Sword & Knife tips
Totally just getting started here. It's not a costume, but since it's a major accessory for the movie, we're going to carry a bit here.
Until we get organized here, see our LOTR Costume yahoo archives.
These are only beginner tips... there's much more out there. Google for it.
In the Movie
Basically, the "hero" swords were fully functional steel weapons, with steel or brass guards and pommels, and I believe the grips were wood wrapped with leather. Guard, grip, and pommel make up the hilt, technically.
The base of the blade ends in an extension called the tang which runs completely through all 3 pieces and is flattened out or "peened" on top of the pommel. Makes it all very secure, nothing's going anywhere.
In this case, polyurethane was put between the tang and the hilt pieces as a shock absorber, which seems to have worked like a charm because not a single stunt sword broke during filming--pretty much unheard of! Several hundred aluminum prop swords were also made, but with the same decorative details as the steel ones.
The guards or crossgards and pommels (the knob at the end of the hilt) on the swords in the movies were all made from steel or brass. Only the grips or handles were wood, often wrapped with leather (a very traditional method, because it works!).
== Matthew A.
Just a reminder, the officially licensed swords are made with a rat tail tang (what holds the sword into the pommel). They are not meant to be used. That kind of tang will break on the first solid hit... That keeps down the labiality issues.
You might try Rub 'n Buff, in either black or silver. Won't give it the "buried in the dirt for years" kind of dirtiness, but it does add weathering. People over at The Dented Helmet (Fett costuming board) swear by it.
Basically, you buy a silver metallic paint, the one that is for turning none metallic items into looking like they are made of metal. You will need the primer first, if you are going to put this on metal. Then you get a tint, such as red, black or patina, and you add that to a still somewhat wet coat of the metallic paint. You can either do the entire surface, or you can add the metallic paint in little splotches and then add the tint to those areas. It won't affect or tint the none painted areas, so don't fret it.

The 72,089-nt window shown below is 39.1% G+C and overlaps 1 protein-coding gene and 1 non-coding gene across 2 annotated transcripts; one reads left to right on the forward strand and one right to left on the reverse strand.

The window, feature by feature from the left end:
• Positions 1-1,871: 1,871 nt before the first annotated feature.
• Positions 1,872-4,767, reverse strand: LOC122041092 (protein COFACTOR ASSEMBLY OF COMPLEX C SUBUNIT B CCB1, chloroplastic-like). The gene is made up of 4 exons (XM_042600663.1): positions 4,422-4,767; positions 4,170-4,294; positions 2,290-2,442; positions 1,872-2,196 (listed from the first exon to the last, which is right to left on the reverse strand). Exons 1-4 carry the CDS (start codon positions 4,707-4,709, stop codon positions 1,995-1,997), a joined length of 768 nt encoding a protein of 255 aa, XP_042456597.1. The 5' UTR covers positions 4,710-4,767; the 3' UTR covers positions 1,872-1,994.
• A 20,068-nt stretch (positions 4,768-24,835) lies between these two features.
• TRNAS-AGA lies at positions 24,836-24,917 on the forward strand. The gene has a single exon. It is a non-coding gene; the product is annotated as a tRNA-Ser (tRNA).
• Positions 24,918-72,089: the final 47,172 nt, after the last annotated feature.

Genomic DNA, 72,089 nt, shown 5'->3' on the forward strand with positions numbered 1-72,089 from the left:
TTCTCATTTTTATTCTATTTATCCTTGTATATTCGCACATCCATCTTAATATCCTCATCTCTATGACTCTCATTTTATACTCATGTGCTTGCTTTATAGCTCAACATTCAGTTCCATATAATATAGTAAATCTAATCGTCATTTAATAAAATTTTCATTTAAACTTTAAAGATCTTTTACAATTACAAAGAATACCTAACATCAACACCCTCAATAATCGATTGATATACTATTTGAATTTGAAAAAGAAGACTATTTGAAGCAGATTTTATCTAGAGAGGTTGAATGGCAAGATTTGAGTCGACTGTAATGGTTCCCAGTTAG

On our web, in other sections
Out on the web weapon bits
Our list of web articles on LOTR Swords
Sword Making Guides
Making Metal Prop Swords
I would try to find a flat piece of steel scrap, no more than a quarter-inch thick. You may even be able to buy a piece at a hardware store like Lowe's. Then cut and grind it into shape. Heck of a lot of work in any case! Aluminum might be a better choice for your first attempt.
The tang is the narrow part where the hilt fits on, and the tip of it has been narrowed and threaded for a nut to hold everything in place.
== Matthew A.
King Theoden's sword crafted in wood
Making Wood Prop Swords from Scraps
I've even seen very convincing weapons made entirely from wood. I would recommend buying the pieces of wood you need, or at least scrounging regular lumber scraps from dumpsters or trash piles. Do not start with a tree branch. Freshly cut wood is going to dry out, shrinking and cracking.
== Matthew A.
Making REAL swords requires a lot of skill and experience, but hey, ya
gotta start somewhere, right? And remember, anything that doesn't come out
looking like a good elven blade can always be turned into an orc weapon!
Closed Cell Foam / LARP Wepons
Back on topic, if you do decide to go for the foam rubber and latex variety, be aware of its properties. It can be made to look pretty good and is safe to actually hit people with (as long as you don't hit them in the head...duh!) but the tip is somewhat vulnerable. Never stand an LRP sword on its tip or lean on it, and DO NOT stab people with it. If your sword is treated irresponsibly, the fiberglass core will find its way out of its foam padding (and if you're *really* lucky, into someone's skin / muscle / internal organs) and become unsafe to wield.
With the proper care, however, it will last you for years, and earn you many "OMG, she's carrying a sword"-looks from innocent bystanders. I just love going to LRP events on public transport with at least one sword on my hip *WEG*
PS: For materials, you could add thin foam rubber sheet (the stuff used to decorate barrettes and stuff like that, a big thing a few years ago but still available in crafts stores) for the relief pieces, like the horses on the hilt and pommel of Eowyn's sword. We've had some success with this, as it's a nice thickness and it's easy to cut with sharp scissors.
One way to make a sword or any type of safe weapon is by using a fibreglass rod core (like a driveway marker) blue CLOSED CELL camping foam and contact cement covered over in latex. The technical term is called a boffer weapon and is used in many combat LARPS over the world.
I've seen some that are so well done, they double for fight scenes in TV and movies. Take a look on the net for some samples . (Check our links on the web, above here.)
Just getting this section started...
Please feel free to contribute tips and pictures!
This page was last updated 04/22/08